Ethical business practices include assuring that the highest legal and moral standards are observed in your relationships with the people in your business community. This includes the most important person in your business, your customer. Short term profit at the cost of losing a customer is long term death for your business.
A reputation for ethical decisions builds trust in your business among business associates and suppliers. Strong supplier relationships are critical to a successful business. Consider the problems you might have if you could not supply what the customer needs…at the time that they need it.
The entrepreneur is the role model for employees. If your behavior includes lying to customers, taking money out of the cash register, or taking home some of the inventory or supplies, you cannot be surprised if your employees follow your lead. Your family members may see the business as their own and take things that really belong to the business. Employees may see this as being dishonest, or as a conflict with their needs for a raise in pay.
The community expects your business to operate in an ethical manner that enhances the image of the community as a whole. If you are located in a mall, for example, your code of ethics will help or hinder customer traffic for the other businesses too. A reputation for telling customers anything they want to hear, regardless of the truth, eventually hurts your business and other businesses around you. It usually isn’t illegal to lie to customers, but it isn’t good business.
Ethical behavior is merely making good business decisions based on an established “code of ethics”. Entrepreneurs should establish a written code of ethics that can serve as a framework for decisions to be made by the entrepreneur as well as the employees. In developing this code of ethics you should consider the following items:
1. Identify your general principles that would lead to fair business practices.
2. Check with your industry association for basic standards to review
3. Allow for the fact that ethical questions do not always have a unique, faultless answer.
4. Write out specific statements that will assist you and others in making day-to-day ethical decisions.
5. Apply your code of ethics to a written policy and procedure manual identifying the major rules for operating your business.
6. Train your employees (and family members) to make ethical decisions about the business.
Your code of ethics will apply to all types of business operations including the following. What others can you add to this list?
* Handling cash and checks from customers
* “Negotiating” special prices for a friend without permission
* Accepting gifts from suppliers and business associates
* Selling damaged merchandise
* Warranties on products
* Merchandise return policies for customers
* Returning merchandise to suppliers
* Handling shoplifters
* Accounting procedures for cash sales
* Employee theft
* Insurance coverage adequate to protect the business and employees
* Supporting your advertising promises
* Checking in merchandise when received from suppliers
* Keeping the premises clean and free from harmful substances or germs.
* Handling employee performance problems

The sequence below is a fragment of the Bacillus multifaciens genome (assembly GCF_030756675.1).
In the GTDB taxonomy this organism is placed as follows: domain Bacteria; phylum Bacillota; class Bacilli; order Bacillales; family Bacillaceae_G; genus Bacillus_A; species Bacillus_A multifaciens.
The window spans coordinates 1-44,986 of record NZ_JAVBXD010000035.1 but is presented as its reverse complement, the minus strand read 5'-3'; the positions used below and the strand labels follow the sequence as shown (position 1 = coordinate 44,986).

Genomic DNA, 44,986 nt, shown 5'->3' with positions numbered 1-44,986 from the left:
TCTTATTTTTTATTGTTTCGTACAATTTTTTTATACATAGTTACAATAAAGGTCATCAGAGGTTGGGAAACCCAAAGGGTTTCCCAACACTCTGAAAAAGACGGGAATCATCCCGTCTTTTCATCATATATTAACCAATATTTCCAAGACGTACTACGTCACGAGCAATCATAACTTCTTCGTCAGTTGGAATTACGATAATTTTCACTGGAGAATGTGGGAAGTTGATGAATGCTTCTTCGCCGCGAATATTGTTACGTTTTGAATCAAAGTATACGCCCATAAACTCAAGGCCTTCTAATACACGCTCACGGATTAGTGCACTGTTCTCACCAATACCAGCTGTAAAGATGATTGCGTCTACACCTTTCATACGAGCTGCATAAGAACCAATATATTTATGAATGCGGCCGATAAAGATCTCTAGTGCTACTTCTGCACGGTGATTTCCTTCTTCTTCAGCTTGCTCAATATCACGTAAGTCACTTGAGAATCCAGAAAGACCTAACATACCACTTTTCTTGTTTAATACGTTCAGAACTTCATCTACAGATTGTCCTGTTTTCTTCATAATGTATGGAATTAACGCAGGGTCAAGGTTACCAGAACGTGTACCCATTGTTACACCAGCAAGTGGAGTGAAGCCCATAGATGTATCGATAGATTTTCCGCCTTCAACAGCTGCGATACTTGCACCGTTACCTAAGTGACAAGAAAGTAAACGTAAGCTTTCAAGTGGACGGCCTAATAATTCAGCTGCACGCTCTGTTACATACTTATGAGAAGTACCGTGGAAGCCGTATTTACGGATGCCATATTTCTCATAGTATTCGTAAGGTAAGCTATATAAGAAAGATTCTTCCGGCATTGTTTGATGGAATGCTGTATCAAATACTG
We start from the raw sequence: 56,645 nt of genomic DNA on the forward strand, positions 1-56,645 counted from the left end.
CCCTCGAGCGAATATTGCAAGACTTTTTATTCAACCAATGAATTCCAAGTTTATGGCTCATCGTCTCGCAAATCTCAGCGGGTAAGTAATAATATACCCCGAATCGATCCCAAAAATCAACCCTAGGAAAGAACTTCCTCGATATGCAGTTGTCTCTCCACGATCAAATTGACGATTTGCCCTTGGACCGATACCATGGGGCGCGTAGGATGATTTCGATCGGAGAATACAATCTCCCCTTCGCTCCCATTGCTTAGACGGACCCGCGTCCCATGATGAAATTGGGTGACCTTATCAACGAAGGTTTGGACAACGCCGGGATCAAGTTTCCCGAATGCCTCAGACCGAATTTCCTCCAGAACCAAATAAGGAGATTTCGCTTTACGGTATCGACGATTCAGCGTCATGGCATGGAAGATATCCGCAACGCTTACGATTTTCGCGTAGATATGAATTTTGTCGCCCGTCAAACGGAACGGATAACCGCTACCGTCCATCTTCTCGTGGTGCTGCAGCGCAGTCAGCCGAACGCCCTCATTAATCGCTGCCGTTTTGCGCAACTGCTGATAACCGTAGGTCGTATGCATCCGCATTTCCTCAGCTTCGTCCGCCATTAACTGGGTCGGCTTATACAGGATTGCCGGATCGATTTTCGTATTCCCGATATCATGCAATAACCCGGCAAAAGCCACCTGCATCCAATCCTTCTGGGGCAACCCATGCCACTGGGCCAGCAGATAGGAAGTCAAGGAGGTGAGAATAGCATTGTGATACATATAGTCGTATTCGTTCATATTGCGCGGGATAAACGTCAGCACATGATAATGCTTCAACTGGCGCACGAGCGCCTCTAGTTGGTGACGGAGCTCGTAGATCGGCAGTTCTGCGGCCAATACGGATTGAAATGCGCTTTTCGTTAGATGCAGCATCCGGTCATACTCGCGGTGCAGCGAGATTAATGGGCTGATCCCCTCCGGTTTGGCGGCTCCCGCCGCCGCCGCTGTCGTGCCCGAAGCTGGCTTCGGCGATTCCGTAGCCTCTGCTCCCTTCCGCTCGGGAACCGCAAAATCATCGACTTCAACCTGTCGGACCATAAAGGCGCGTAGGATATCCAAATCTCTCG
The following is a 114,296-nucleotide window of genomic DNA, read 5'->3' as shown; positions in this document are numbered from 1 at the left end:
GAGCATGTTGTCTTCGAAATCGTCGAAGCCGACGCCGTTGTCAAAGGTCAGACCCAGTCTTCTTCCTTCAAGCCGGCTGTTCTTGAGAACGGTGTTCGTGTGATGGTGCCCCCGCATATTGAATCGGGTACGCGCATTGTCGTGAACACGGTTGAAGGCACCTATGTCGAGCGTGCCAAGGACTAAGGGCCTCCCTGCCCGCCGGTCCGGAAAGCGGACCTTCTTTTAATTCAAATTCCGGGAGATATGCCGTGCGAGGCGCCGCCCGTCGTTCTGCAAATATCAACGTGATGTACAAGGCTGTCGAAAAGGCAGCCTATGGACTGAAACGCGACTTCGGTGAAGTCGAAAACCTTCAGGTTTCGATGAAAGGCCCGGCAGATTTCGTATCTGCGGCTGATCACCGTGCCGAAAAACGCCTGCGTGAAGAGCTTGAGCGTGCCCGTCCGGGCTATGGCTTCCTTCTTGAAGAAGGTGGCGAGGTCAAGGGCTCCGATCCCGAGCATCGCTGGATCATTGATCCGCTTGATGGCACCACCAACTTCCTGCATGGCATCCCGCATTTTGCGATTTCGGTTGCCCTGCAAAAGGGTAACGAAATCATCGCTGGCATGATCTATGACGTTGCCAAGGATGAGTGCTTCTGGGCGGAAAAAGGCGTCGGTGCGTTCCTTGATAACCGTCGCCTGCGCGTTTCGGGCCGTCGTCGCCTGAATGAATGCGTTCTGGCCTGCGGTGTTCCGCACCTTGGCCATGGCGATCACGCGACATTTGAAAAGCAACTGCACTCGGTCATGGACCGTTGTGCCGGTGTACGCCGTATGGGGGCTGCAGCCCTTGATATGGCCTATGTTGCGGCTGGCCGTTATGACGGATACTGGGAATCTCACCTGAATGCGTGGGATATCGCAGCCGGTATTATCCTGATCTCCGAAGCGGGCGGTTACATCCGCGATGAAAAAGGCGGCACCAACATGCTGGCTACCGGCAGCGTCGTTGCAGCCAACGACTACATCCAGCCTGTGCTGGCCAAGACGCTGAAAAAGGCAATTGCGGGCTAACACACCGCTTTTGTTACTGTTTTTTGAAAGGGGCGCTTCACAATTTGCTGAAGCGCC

* Telling customers the truth
USE DECISION-MAKING SKILLS for ETHICAL DECISIONS
The day-to-day operations of a business require everyone to make decisions all the time. Practice in developing a code of ethics and then applying it to situations is important to establishing an ethical business image.
Consider how the decision-making process will help you improve the success of your business:
1. Define the problem requiring a decision. Often we jump to conclusions about a situation without even taking time to clarify the problem
2. Consider alternative solutions to the problem. There is always more than one solution to any problem. Practice thinking about possibilities before taking action.
3. Identify the consequences of alternative solutions. There are many different consequences possible for choosing different alternatives. Entrepreneurs need to think about both the short-term and long-term consequences likely to result from their decisions.
4. Collect information if you do not have enough to make the right decision. This is where a company policy and procedure guide may help employees check out their approach to a problem.
Ask the class to form small groups of about 8 persons to work on ideas for ethical decision-making. Provide them with information about a business to use for the activity. This could be a local business, a business idea of your choice or theirs, or a business plan sample that they have been working with in the class. Ask each group to do the following:
1. Identify problems the entrepreneur might encounter in running this business in an ethical manner.
2. Develop a 10-point code of ethics for the business.
3. Discuss policies and procedures appropriate for this business that would support the code of ethics.
4. List as many ethical problems as possible that might be faced by employees during a normal work day. Discuss the possible solutions for the problems. Consider how a procedure guide might help employees to make the best decisions.
5. Members of the group should then role-play the process of handling an ethical issue with a customer, with a supplier, with a competitor, and with the son of the owner. Discuss the results of the role-playing exercise. If necessary you may want to modify your code of ethics at this time.
6. Each group should present their code of ethics to the class and discuss major outcomes of their discussion.